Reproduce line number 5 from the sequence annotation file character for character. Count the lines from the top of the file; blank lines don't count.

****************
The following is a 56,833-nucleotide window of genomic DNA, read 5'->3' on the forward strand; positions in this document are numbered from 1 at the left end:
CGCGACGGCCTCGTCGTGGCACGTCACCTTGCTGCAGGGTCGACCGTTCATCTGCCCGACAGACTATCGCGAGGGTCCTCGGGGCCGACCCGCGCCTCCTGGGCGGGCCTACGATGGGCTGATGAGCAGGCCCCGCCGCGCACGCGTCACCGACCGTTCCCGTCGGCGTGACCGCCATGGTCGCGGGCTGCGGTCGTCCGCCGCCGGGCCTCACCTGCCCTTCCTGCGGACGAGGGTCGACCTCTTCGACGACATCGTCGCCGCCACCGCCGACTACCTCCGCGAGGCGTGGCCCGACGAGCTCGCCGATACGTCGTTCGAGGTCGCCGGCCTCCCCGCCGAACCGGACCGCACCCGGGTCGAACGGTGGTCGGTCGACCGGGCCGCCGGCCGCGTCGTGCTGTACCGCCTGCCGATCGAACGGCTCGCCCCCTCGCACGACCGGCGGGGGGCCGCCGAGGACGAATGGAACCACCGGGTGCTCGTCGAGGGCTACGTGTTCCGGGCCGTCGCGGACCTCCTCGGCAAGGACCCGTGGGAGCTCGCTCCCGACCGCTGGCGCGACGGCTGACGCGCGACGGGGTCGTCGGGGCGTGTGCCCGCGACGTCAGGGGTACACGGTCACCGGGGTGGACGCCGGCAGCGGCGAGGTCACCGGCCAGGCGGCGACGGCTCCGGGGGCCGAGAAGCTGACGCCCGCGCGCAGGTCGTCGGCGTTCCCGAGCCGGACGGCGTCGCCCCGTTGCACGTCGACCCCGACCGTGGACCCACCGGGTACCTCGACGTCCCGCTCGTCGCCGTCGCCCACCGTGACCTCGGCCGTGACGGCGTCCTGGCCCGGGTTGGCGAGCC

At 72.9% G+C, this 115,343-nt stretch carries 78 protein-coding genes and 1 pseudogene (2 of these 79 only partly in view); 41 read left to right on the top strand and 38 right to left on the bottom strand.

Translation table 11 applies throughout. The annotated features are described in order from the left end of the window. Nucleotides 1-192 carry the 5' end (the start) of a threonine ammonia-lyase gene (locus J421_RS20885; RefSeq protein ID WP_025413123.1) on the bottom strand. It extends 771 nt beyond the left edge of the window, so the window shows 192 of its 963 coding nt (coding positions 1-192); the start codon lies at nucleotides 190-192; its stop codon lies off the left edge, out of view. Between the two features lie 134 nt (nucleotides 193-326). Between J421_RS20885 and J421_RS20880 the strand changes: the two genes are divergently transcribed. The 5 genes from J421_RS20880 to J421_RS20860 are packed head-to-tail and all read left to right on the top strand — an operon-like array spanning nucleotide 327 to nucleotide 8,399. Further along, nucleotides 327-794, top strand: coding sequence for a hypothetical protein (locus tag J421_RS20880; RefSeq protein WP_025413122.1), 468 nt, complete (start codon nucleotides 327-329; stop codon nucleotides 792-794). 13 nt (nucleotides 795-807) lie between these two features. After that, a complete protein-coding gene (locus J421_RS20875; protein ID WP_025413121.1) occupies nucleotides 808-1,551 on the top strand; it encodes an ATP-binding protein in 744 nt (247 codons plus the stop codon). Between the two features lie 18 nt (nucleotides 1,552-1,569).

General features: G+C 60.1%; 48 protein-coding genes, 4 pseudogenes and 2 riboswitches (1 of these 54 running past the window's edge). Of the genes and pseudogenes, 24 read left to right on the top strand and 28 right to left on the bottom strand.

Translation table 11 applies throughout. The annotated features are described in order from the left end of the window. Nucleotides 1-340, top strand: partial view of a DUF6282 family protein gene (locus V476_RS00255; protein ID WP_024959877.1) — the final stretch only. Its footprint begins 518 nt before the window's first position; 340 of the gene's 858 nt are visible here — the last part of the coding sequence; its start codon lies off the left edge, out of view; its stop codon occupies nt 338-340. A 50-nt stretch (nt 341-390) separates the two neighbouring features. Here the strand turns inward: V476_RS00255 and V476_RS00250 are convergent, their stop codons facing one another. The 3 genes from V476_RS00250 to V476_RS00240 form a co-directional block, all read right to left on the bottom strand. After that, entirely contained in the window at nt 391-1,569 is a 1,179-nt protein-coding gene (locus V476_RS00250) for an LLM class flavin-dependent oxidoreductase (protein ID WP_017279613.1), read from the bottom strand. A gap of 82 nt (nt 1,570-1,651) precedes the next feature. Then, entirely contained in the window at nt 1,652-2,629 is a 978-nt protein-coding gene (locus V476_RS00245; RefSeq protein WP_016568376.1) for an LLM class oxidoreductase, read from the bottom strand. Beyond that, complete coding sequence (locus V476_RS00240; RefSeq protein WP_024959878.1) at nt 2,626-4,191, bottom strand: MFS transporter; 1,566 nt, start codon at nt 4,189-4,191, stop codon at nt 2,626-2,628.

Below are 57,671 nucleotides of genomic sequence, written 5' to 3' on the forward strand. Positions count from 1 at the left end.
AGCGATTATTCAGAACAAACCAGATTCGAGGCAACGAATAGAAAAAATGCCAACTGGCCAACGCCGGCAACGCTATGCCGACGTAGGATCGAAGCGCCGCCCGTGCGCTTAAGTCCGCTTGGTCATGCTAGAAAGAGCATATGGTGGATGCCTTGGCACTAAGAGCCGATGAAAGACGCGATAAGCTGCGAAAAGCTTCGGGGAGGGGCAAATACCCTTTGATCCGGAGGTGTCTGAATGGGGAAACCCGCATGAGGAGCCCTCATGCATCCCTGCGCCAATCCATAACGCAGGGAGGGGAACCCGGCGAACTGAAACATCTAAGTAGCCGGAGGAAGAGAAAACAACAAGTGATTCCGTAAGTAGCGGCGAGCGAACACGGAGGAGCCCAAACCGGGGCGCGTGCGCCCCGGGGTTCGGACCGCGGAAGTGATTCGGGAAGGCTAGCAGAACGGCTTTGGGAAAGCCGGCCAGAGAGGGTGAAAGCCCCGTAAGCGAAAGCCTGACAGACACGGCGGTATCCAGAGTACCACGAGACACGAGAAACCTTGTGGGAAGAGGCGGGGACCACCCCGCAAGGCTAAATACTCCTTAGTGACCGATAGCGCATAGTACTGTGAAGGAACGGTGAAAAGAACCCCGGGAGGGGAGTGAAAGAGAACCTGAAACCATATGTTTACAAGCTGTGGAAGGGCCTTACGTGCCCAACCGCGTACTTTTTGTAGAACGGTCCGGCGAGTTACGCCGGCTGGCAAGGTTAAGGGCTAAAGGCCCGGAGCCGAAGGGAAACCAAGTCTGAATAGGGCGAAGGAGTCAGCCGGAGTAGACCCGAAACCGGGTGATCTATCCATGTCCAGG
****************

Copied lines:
General features: G+C 60.1%; 48 protein-coding genes, 4 pseudogenes and 2 riboswitches (1 of these 54 running past the window's edge). Of the genes and pseudogenes, 24 read left to right on the top strand and 28 right to left on the bottom strand.